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Adagio Teas
   Features  >  London Theatre Reviews

at the Garrick, London

By Edwin Wilson

  One Flew Over The Cuckoo’s Nest at the Garrick

For the actor Christian Slater, playing the lead in One Flew Over The Cuckoo’s Nest has become a cottage industry. He played the character Randle P. McMurphy in a production at the Edinburgh Festival in the summer of 2004, and that production was brought to the West End for a successful run in the 2004-2005 season. Now, in the spring of 2006, he is playing the role in another London production.

The play, adapted by Dale Wasserman from the novel by Ken Kesey, opened on Broadway in 1963 with Kirk Douglas in the lead role. That production was not a success, but an off-Broadway version which opened ten years later ran for over 1,000 performances. Following that, Jack Nicholson played the starring role in the film. Now, Mr. Slater has established his franchise in London.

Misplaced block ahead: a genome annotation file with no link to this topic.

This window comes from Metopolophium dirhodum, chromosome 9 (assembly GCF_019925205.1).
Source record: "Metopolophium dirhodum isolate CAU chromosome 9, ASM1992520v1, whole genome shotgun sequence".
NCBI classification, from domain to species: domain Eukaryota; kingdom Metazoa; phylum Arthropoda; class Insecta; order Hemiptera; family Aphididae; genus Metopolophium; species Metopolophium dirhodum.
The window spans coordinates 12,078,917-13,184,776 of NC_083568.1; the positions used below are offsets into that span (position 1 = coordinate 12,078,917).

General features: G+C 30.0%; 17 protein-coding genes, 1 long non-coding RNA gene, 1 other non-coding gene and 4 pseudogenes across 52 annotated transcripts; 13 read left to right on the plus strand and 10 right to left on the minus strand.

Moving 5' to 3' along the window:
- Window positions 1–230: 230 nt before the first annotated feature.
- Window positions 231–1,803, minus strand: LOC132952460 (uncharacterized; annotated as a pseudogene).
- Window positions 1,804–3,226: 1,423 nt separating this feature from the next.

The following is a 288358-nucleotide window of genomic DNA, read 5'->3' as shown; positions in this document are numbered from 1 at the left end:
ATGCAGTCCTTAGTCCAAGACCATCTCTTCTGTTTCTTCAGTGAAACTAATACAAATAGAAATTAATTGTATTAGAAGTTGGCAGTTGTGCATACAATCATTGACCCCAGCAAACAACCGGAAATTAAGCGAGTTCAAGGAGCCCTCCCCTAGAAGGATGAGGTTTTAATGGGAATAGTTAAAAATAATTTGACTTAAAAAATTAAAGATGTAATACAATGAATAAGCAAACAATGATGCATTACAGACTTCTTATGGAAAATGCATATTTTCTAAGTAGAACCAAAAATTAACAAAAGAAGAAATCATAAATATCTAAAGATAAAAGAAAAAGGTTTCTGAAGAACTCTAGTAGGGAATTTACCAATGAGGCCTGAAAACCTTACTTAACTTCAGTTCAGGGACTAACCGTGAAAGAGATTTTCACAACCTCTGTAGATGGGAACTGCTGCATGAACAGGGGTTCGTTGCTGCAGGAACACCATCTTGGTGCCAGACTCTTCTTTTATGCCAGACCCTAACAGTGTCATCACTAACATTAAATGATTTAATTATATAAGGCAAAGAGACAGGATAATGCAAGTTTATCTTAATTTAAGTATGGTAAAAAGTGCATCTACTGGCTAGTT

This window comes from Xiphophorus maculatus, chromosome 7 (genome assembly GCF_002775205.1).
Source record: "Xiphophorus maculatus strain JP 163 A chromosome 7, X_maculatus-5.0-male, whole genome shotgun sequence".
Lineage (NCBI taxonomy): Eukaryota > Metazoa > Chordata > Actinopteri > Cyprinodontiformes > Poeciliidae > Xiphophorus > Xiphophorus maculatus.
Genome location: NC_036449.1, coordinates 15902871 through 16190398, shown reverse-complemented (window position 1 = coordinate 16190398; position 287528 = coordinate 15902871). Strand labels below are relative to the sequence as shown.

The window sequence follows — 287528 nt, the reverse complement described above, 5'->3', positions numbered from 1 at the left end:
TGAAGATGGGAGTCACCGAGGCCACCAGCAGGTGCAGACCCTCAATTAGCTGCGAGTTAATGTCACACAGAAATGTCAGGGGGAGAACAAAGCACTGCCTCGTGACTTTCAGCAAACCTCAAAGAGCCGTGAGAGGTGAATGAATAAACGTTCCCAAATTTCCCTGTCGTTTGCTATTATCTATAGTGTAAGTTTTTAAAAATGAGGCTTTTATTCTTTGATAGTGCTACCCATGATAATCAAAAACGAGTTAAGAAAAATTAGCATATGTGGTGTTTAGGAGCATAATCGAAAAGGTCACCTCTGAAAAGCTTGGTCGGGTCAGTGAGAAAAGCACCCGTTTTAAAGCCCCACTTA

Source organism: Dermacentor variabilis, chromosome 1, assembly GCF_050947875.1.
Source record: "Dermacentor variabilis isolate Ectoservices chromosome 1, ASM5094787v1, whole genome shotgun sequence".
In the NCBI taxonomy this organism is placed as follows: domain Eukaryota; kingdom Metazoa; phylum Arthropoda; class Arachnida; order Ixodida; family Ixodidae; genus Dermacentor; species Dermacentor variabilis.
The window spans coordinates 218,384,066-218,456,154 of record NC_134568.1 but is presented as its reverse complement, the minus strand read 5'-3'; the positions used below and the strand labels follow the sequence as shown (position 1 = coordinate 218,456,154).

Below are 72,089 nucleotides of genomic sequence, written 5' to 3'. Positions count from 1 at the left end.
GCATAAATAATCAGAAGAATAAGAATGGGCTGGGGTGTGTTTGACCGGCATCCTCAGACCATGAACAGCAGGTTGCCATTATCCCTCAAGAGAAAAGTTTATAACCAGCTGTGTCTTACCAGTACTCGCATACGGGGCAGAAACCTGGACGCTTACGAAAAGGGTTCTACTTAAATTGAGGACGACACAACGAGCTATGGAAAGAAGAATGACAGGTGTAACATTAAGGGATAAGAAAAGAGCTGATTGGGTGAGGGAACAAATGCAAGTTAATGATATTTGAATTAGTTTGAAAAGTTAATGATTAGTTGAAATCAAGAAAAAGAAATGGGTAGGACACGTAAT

Cuckoo’s Nest is one of those plays in which a maverick outsider comes into the world of a group of misfits who have established a routine for themselves and turns things upside down, usually with disastrous results. The most trenchant example in American theater is Eugene O’Neill’s The Iceman Cometh. In Cuckoo’s Nest, Randle McMurphy enters the psychiatric ward of a group of patients ruled with an iron hand by Nurse Ratched. McMurphy is a convicted gambler who fakes being psychotic in order to avoid hard time in a prison. He challenges Nurse Ratched as she has never been challenged before.

Critics in London are virtually unanimous in proclaiming that Slater has made the role his own. And he has. The play is dated and his fellow actors are not all on his level, but his manic energy, his joyful sense of subversion, his intensity, all coalesce into a magnetic performance and that is enough for his large group of fans.


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